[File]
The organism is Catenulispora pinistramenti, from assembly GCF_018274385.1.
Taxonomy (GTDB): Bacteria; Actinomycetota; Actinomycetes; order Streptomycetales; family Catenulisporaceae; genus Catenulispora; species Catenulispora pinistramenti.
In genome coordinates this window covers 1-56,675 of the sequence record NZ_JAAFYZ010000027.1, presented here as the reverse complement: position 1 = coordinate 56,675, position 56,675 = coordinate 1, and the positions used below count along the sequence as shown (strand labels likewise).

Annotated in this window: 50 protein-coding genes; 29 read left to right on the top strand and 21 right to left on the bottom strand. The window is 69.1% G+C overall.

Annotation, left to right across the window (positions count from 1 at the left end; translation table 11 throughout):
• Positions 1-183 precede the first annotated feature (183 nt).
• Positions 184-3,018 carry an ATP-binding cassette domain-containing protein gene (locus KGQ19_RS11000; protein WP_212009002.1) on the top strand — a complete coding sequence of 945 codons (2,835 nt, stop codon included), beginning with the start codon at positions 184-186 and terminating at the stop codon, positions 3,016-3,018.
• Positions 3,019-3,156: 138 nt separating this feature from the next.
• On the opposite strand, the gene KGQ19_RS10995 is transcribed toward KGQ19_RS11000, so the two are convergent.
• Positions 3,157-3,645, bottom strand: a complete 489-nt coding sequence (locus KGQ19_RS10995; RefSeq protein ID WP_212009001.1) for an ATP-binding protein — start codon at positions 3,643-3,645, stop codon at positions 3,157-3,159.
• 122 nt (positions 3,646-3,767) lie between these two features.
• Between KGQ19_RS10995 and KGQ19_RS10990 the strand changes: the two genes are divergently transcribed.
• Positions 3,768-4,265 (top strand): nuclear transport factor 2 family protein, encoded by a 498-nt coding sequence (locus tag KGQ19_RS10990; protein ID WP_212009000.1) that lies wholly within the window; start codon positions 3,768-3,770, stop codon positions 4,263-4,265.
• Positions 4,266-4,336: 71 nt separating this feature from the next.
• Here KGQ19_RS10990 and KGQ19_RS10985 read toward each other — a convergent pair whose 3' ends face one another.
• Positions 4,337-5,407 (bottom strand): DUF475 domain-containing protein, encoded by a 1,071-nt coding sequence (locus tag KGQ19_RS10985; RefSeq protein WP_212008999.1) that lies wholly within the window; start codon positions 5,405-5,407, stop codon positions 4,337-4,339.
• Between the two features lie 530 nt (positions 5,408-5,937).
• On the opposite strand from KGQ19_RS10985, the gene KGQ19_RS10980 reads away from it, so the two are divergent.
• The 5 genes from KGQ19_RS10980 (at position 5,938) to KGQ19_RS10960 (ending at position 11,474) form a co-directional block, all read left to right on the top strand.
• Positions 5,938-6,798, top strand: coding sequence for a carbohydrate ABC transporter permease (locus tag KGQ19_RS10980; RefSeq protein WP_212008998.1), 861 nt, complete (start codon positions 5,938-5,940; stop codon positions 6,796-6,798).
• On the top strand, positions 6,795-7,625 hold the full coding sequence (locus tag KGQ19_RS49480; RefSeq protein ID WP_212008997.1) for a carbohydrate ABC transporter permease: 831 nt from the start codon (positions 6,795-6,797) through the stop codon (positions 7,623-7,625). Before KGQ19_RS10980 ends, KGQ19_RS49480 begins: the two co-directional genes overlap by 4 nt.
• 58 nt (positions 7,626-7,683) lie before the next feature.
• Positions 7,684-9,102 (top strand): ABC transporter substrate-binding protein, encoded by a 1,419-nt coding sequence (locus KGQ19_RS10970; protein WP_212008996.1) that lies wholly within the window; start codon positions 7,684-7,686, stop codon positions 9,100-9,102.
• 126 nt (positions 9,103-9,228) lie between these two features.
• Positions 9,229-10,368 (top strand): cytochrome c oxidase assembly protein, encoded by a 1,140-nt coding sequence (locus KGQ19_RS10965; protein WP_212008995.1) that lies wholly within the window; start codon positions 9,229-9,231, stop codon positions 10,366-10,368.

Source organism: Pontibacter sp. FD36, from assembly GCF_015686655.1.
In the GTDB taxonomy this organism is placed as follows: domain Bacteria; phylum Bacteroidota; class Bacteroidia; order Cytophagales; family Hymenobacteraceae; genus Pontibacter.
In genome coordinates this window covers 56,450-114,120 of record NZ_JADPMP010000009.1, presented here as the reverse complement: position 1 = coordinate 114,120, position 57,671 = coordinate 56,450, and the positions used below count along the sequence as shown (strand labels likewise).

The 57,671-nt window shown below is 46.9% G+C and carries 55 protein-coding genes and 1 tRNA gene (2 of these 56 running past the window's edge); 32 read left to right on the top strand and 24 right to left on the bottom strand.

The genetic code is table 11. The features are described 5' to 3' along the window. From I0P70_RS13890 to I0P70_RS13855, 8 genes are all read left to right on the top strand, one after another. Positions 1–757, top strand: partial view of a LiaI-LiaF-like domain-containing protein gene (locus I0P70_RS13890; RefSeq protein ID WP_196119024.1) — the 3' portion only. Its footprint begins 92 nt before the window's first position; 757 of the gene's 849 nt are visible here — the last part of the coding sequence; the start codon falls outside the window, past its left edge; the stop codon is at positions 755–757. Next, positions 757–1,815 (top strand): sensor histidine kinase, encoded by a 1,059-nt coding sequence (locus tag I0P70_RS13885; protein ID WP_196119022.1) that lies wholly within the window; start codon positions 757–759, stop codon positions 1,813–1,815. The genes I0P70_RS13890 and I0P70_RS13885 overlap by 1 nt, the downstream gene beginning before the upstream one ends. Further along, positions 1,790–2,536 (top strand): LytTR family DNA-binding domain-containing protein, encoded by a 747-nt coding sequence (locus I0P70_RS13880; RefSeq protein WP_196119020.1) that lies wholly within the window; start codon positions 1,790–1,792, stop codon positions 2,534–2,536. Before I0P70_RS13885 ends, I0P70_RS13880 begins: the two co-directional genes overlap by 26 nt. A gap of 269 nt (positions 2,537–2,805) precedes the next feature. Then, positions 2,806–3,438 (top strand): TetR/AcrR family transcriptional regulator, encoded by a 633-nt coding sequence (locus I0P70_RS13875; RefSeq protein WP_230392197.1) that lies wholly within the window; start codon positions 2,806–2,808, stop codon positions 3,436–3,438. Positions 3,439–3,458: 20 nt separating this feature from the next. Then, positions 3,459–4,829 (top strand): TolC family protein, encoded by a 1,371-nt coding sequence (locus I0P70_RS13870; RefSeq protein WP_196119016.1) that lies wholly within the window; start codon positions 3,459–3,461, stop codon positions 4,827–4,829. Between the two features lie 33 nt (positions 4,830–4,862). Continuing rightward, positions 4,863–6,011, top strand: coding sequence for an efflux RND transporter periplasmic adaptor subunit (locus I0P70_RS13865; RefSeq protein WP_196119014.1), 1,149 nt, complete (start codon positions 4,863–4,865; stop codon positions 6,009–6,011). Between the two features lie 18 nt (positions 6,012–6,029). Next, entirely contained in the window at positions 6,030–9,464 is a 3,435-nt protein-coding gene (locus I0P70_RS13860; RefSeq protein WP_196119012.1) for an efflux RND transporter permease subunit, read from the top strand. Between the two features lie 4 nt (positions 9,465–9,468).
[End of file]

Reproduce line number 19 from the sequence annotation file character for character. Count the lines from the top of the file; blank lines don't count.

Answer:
• The 5 genes from KGQ19_RS10980 (at position 5,938) to KGQ19_RS10960 (ending at position 11,474) form a co-directional block, all read left to right on the top strand.